PEEL PORTS is carrying a £1bn debt burden, some of which is not due to be repaid until the middle of the century, new figures show.
The latest accounts filed at Companies House for Peel Ports Shareholder Finance Co, covering the year to March 2012, show total debts of £1.25bn, up from £1.23bn the year before. This includes bank debt of £1bn, almost the same as 2011.
The complex group structure of the owner of the Port of Liverpool and Manchester Ship Canal must keep its auditors on their toes as they try to keep track of it.
As well as bank loans, the long-term creditors also show intra-group debts of £61.6m and amounts due to related undertakings of £61.4m.
The report and accounts acknowledge that this level of debt is not without its potential pitfalls.
In the document’s business review the company says: “The key financial risk arises from the level of long-term debt held by the group and the interest arising there-on.
“The group’s loans and loan note instruments with repayment dates between December 31, 2013, and September 30, 2046, amount to £1,185.7m.
“The cashflow risk arising in connection with interest charges is mitigated through the use of interest rate swaps.
“The directors consider that the combination of swap instruments and stable trading of the ports business, effective working capital management and the investment in the asset base assists in managing the risks arising from the level of debt and variability in interest rates.
“The group’s bank loans and swap instruments are spread over a large number of banks and within the current facility agreement there are undrawn funds of £100.7m available.”
When the Port of Liverpool was owned by the stock market-quoted Mersey Docks and Harbour Company, it was very profitable and highly cash generative, turning in tens of millions of pounds of bottom line profit for its shareholders. There was always the potential to lever in large levels of debt to acquire and build the business for the future, just as Peel has done.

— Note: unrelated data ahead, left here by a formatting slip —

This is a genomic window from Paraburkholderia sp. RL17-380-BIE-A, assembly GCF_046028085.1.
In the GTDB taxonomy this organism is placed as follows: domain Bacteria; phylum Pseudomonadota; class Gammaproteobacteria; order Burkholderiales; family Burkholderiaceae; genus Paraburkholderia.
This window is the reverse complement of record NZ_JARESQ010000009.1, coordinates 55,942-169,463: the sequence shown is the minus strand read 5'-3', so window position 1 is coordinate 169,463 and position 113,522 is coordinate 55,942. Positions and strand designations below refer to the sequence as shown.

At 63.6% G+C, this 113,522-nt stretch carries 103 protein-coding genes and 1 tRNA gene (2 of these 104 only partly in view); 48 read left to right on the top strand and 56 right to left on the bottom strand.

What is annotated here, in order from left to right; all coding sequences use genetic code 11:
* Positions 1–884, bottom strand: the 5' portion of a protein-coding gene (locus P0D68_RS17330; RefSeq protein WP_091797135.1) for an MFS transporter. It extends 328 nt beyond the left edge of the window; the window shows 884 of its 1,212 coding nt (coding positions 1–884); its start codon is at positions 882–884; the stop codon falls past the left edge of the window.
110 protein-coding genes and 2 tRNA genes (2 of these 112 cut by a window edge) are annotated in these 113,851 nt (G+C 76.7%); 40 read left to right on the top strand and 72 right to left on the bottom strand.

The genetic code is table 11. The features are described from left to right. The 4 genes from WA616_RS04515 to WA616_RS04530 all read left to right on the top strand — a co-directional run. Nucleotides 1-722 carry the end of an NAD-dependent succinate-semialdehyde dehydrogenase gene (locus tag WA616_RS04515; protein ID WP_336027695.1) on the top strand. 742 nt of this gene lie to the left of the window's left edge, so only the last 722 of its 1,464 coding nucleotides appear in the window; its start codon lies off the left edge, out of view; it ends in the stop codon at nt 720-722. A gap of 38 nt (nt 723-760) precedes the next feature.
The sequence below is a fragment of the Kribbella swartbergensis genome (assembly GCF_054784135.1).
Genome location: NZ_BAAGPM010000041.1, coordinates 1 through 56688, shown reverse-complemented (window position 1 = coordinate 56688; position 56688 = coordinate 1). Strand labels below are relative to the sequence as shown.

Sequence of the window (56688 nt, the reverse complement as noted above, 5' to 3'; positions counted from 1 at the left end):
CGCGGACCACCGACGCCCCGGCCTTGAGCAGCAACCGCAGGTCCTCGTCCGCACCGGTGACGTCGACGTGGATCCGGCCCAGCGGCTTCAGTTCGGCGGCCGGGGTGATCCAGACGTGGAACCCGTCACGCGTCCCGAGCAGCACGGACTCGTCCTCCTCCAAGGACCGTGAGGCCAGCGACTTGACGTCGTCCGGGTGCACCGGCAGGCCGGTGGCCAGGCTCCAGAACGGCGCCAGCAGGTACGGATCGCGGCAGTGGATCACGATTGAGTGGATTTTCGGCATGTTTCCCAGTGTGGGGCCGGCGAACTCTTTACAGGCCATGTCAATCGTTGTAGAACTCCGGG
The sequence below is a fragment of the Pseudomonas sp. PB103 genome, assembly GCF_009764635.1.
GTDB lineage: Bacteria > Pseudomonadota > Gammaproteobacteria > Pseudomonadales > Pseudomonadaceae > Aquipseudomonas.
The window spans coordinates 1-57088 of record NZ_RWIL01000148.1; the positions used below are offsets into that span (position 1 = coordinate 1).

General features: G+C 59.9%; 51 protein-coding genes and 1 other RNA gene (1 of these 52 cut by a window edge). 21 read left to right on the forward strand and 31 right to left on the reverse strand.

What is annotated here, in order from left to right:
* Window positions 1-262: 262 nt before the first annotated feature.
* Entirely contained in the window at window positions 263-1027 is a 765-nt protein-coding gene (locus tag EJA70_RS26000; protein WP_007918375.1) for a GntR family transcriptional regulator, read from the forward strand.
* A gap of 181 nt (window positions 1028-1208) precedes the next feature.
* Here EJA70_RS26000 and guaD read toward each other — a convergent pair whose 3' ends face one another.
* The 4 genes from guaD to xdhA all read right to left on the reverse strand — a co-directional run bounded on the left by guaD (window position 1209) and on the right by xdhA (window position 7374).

In recent years, Peel Ports has struggled in the wake of the credit crunch, recessions and associated downturn in international trade. The year to March 2012 however showed signs of improved conditions.
Turnover for the year was £380.5m, up from £358.9m, a rise of 6%.
Group operating profit was £92.6m, up from £76.8m. When Peel’s share of joint ventures are taken into account, the operating profit rises to £98.1m, up from £80.3m.
Those high debt levels inevitably incur high interest charges. The net charge for the year was £71.2m, up from £69.7m. Pre-tax profit was £26.9m, up from £11.3m in 2011. The company paid a dividend of £23m, the same as last year.
In its review, the company claims its underlying trading position has improved. Earnings before interest, tax, depreciation and amortisation in 2012 was £149.8m, up £19.1m or 14.6%
Tonnage through Peel’s UK ports reflected the upbeat note about improving economic conditions.
Around 62.3m tonnes of cargo passed through Peel-owned ports which, as well as Liverpool and Manchester Ship Canal, include Twelve Quays at Birkenhead, Medway, Heysham, Hebburn, Belfast and Dublin. The same figure last year was 57m.
The business review stated: “Turnover and tonnage throughput have increased year on year which reflects some recovery in the wider global economy and improvements in market share.
“Higher volumes, better sales mix and realised benefits of the group’s restructuring exercises resulted in improved gross margin and operational efficiency.
“Business activity has been satisfactory in the current climate. Although the outlook remains uncertain, it is anticipated that the present level of activity will improve.”
Its diversified activities have helped it cope with slow conditions.
It said: “Although several European ports have been hit by the global decline in container volumes, Peel Ports is not as reliant on container handling.”